Running as a competitive sport dates back to before the Olympic games. In recent years, running’s popularity has spawned things like fun runs, local races and running apps. Minimalist running shoes and talk of “runner’s high” have soared. Recent science suggests that the so-called high may be indicative of a more long-term effect: that of a lengthened life.
According to a study published last month in Progress in Cardiovascular Diseases, “People who run tend to live about three years longer than those who don’t.” The study, which reevaluated data collected three years ago in conjunction with more current research, indicates that running drops a person’s risk of premature death by 25 to 40 percent. Even after researchers accounted for smoking, drinking and health problems (like hypertension and obesity), these benefits could still be expected. The authors of the study found improvements in life expectancy reach their peak at about four hours of running per week, which could add up to three years to a person’s life. While other aerobic activities, such as walking and cycling, reduced the risk of premature death as well, they only did so by approximately 12 percent.
This news has prompted many to question just what about running makes it so effective as an “elixir of life.” The authors did note an association between runners and generally healthier lifestyle choices, such as maintaining a healthy weight, avoiding smoking, and drinking smaller amounts of alcohol. The study also found that those who combined running with other types athletic training could expect the same longevity benefits, which is great news for those who like some variety in class offerings and workout types. Other forms of exercise benefit the body in other ways, including strength training (for muscle development and bone strength) and restorative activities such as yoga and foam rolling (for appropriate recovery of the body and progressive, healthy growth within workout modalities).
The strategy that remains the most successful for promoting longevity in animals is a calorie restricted diet. Data indicates that “the anti-aging action of CR (Calorie restriction) can be viewed as ‘nutritional stress,’ because the organism’s reduced caloric intake seems to be a stimulatory metabolic response for survivability.” When calorie restriction is limited in a reasonable manner—supporting the functions of the body without dipping low enough to cause the body harm—lifespan is improved. In the same way, a balanced approach to running is key.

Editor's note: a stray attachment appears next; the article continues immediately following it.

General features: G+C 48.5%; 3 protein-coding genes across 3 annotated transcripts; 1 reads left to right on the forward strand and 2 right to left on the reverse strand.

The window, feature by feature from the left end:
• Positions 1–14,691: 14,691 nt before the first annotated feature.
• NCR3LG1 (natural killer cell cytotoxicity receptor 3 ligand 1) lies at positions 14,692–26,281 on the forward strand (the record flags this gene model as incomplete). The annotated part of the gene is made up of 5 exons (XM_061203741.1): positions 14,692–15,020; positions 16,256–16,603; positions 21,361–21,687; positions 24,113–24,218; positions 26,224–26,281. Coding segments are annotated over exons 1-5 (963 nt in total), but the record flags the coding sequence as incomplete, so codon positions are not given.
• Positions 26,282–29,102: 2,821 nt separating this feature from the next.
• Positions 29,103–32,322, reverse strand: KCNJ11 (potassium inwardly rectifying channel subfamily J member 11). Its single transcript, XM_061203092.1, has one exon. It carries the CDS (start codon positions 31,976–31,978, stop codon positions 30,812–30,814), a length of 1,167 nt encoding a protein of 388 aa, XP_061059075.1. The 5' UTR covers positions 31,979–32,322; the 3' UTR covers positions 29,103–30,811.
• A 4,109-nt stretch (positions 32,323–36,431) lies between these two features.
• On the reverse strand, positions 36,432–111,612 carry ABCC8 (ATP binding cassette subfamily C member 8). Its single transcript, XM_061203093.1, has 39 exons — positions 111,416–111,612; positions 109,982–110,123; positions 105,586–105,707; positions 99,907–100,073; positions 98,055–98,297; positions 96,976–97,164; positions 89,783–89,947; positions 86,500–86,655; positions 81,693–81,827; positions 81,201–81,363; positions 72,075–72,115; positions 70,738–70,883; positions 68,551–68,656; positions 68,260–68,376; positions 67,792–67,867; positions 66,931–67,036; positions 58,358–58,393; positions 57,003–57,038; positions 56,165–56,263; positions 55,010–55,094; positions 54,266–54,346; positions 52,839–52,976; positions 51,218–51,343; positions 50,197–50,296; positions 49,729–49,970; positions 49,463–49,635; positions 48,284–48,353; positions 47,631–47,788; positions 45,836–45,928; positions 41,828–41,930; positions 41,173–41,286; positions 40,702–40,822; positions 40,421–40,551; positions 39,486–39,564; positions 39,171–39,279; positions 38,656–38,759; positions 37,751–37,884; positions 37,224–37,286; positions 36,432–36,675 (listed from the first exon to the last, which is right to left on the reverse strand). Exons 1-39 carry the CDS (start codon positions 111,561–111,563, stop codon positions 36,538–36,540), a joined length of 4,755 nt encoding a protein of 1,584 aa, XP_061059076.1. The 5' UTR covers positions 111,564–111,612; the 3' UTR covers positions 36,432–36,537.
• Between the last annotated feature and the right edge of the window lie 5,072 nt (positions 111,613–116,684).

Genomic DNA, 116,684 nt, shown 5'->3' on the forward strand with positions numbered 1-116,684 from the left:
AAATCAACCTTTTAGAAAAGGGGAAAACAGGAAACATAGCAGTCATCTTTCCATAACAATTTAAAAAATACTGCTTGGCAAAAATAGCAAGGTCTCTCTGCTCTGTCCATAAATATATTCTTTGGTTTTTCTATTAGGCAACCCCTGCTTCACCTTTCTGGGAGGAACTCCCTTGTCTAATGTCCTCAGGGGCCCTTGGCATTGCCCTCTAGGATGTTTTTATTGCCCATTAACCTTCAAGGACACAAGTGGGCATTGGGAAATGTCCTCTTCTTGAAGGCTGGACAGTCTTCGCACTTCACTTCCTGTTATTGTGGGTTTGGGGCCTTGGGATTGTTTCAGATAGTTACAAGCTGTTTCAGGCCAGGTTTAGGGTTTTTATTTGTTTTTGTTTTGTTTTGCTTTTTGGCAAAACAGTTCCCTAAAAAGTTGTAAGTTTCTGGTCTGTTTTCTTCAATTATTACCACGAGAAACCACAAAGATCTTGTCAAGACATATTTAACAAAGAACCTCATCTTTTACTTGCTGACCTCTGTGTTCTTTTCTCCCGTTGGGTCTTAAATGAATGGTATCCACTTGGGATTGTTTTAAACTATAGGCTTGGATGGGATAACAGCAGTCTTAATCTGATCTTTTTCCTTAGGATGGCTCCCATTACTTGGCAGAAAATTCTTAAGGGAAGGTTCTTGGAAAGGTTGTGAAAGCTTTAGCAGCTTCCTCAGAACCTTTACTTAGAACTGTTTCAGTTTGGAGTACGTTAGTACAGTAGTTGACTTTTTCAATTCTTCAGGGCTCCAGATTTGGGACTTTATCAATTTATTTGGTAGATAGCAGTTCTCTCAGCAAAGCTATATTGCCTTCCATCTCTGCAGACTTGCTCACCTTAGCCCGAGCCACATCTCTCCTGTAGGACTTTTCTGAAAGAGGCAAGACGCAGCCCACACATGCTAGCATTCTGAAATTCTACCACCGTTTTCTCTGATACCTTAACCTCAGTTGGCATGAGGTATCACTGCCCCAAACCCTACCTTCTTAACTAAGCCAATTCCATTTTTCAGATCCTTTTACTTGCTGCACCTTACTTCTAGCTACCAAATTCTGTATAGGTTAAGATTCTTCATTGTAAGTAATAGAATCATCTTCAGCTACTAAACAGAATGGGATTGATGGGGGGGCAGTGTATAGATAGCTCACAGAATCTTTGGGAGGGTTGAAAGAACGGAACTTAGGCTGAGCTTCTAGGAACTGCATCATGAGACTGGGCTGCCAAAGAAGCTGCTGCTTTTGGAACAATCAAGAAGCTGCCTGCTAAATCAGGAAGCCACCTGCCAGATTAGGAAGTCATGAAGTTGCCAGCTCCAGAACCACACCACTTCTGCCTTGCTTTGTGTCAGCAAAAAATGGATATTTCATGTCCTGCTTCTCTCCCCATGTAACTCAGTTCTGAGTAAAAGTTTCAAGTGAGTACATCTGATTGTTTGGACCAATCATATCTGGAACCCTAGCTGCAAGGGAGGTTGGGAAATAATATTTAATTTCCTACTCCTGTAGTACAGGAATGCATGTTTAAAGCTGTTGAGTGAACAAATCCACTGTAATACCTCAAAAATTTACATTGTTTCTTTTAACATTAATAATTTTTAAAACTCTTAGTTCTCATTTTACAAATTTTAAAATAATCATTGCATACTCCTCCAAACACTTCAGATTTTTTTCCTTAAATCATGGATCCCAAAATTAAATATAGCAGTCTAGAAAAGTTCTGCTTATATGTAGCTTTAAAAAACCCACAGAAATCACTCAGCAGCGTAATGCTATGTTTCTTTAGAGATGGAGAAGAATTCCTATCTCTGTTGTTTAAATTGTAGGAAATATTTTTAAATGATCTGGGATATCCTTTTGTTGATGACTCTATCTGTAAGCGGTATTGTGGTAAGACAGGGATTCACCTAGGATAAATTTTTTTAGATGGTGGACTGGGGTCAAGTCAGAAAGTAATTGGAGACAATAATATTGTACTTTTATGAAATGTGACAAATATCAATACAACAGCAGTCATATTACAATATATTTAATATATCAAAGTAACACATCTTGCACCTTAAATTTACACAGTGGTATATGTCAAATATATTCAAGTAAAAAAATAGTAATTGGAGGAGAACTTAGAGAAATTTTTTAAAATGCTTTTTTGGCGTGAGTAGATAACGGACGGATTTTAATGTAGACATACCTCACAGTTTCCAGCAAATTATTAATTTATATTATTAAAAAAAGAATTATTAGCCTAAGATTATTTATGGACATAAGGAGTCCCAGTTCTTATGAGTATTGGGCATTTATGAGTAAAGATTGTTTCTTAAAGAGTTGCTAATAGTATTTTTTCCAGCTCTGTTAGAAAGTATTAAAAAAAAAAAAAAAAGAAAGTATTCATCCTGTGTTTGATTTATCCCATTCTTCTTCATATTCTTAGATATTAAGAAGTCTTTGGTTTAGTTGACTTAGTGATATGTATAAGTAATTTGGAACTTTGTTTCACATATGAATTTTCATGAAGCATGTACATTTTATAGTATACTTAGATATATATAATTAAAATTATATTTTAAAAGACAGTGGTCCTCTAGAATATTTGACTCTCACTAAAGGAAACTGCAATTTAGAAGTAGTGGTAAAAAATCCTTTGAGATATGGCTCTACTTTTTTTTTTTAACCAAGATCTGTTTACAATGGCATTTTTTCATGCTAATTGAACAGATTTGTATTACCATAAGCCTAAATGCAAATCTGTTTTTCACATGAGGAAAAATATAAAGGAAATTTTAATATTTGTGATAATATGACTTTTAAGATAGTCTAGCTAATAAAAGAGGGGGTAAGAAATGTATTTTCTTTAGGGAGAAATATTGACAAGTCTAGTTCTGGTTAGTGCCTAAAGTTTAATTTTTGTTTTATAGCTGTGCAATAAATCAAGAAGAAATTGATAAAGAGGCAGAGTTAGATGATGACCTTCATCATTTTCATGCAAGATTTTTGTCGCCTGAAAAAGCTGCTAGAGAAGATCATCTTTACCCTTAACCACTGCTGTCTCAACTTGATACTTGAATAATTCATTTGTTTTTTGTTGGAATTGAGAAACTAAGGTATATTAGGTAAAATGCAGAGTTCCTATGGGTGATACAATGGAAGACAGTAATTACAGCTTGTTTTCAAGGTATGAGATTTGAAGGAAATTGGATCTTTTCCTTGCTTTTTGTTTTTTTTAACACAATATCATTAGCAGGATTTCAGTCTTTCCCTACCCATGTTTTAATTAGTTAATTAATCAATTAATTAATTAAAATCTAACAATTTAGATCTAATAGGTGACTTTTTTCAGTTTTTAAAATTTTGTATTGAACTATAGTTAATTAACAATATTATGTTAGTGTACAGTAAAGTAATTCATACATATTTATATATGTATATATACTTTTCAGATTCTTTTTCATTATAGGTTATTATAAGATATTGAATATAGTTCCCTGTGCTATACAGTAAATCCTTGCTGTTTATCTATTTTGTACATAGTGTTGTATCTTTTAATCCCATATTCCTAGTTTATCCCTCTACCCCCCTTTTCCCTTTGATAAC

You don’t have to sign up for a marathon to extend your time on earth. The optimal amount of running needed to achieve the precise balance between stress placed on the body and the body’s responsive adaptability is less than one might imagine. In fact, based on The Copenhagen City Heart study, which looked at healthy joggers and non-joggers for over a decade, the most favorable running regimen for reducing cardiovascular mortality was found to be six miles per week, including three running days per week, and a pace of seven miles per hour. Two miles a day every other day doesn’t sound so bad.
Furthermore, those who overdo it may end up doing more harm than good. If too much stress is placed on the body (through duration, intensity, or a combination of both), the effects of running may actually be detrimental. Trainers (and doctors) often see this in people who skip training programs before increasingly popular 5k and 10k races, as bodies are unable to adapt fast enough to prevent injury. A study of non-elite runners completing the Boston Marathon documented that heart weakness (of the right ventricle) was more pronounced in those who had trained less than 35 miles per week, compared with those who had trained 45 or more miles per week, underlining the importance of appropriate preparation for endurance events. Even for those with strong endurance conditioning, The Copenhagen City Heart findings showed that strenuous joggers had a mortality rate that was not statistically different from that of the sedentary group, suggesting an upper limit to the benefits from endurance exercise.
If you’ve been looking for a way to shape up for summer, it looks like running may also offer you a few bonus years to stay in peak shape for. Even with a job, kids or a crazy work schedule, a little investment a few times each week may really pay off in the long “run” (pun intended). Drop the excuses, lace up the sneakers, and get your life back. You have nothing to lose but extra time, and we could all use some of that.
Chelsea Vincent has been teaching fitness for almost ten years. Prior to teaching, she had 15 years of formal dance training. Chelsea has a BFA from Carnegie Mellon University and is a certified power yoga instructor, spinning instructor, barre instructor, and weightlifting Instructor, as well as an ACE-certified personal trainer and wellness specialist.